Later on in the conversation, she admitted, “I’ve noticed, when I’m working with more women, I dress more girly. ” She works with 100% guys at her workplace, “… that we talk about clothes, and our appearance more. So I’ve started doing that with the guys.” She’ll comment on a new sweater, a new haircut, etc.. They seem taken aback, but not in a bad way, in a “no one ever notices me” way.
I work in a 50/50 workplace, well, it’s a start-up with 4 people so it’s easy to be 50/50. I’m probably creepily interested (and discuss it in SCRUM) in how their haircuts all change weekly. Still, they all have short hair and haircuts get creative then. Mine is boring, I comb it forward, trim, done. Takes about 5 minutes. Don’t get me wrong, I have dropped a lot on a good haircut.
She and I were talking in a positive way about it, but there is definitely a negative way. She and I both noticed that if we wear high heels or skirts at work, it’s going to make people uncomfortable and/or get comments. It’s not that you’re wearing them to not get comments, but it’s also not an invitation to talk about your love life. Some of us, honestly, just want to wear good-looking clothes.
In programming circles, there’s a growing stereotype of the women-programmer: she’s more a punk Girl With a Dragon Tattoo than a woman in high heels. I understand it’s a sign of an evolving idea– a kind of next-step to men who want to make programming more inclusive. “Yes, I can imagine working with a woman,” the guy thinks. But when a woman walks in the door with more of a: “woman I see outside my apartment walking her dog,” “woman at a PTA meeting,” or “woman downtown drinking at that wine bar” look – who is also equally in love with gadgets, social media, github, and hackfests- they’re a little freaked out. They want that “20-something roommate’s little sister who started that comic store” back. Sometimes I get the “do you work in marketing?” or “did you actually code this by yourself?” phrases, that are a tip off. I have my hipster/punk days, sure. The ironic (usually cat) t-shirt, hair in knots, biking up to the conference. My way of handling that moment of incongruence is to sit it out, and, usually, they warm up to the new idea. I’m a hopeless believer in meritocracy?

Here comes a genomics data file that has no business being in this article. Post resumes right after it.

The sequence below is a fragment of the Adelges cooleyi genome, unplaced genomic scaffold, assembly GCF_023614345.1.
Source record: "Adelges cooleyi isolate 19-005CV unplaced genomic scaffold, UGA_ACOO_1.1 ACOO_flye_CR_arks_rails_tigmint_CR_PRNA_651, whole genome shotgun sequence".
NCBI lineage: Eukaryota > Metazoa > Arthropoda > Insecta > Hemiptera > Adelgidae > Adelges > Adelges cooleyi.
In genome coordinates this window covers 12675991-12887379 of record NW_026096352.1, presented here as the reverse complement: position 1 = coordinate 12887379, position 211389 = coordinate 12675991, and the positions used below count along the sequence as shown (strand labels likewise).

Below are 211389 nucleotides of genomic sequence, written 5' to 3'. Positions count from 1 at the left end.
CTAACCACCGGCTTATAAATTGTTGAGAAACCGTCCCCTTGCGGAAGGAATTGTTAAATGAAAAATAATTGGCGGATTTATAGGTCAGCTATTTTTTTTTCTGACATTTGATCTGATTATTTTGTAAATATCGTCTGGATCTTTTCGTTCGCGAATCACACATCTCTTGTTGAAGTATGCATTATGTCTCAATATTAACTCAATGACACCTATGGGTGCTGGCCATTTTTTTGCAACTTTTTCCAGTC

I’m going to bring this up even though it’s more of an aside: believe it or not, it’s not about looking provocative, but I know that can be the consequence. I was trying to explain the idea of “women dressing for women” to an ex-boyfriend. He was adamant that women dressed for men, that this theory was wrong. My argument is: women, and anyone really, dresses for the best appreciator. If fellow women are also shopping all over Chinatown for the new baggy bright orange purse, they’re going to appreciate that you’ve got it, since they knew how hard it was to find (for under $40). I’ve found that to attract men, a cute sweatshirt and jeans do just fine. If I want to wear nice clothes that I think are nice and fashionable, then I’m dressing for others who also follow the trends. So, I could be dressing for men who like to shop (straight or gay, they exist), it’s really about, dressing well. BTW he was no fashionista- but wore the requisite SF uniform of black North Face and (somewhat cheap, loose) jeans.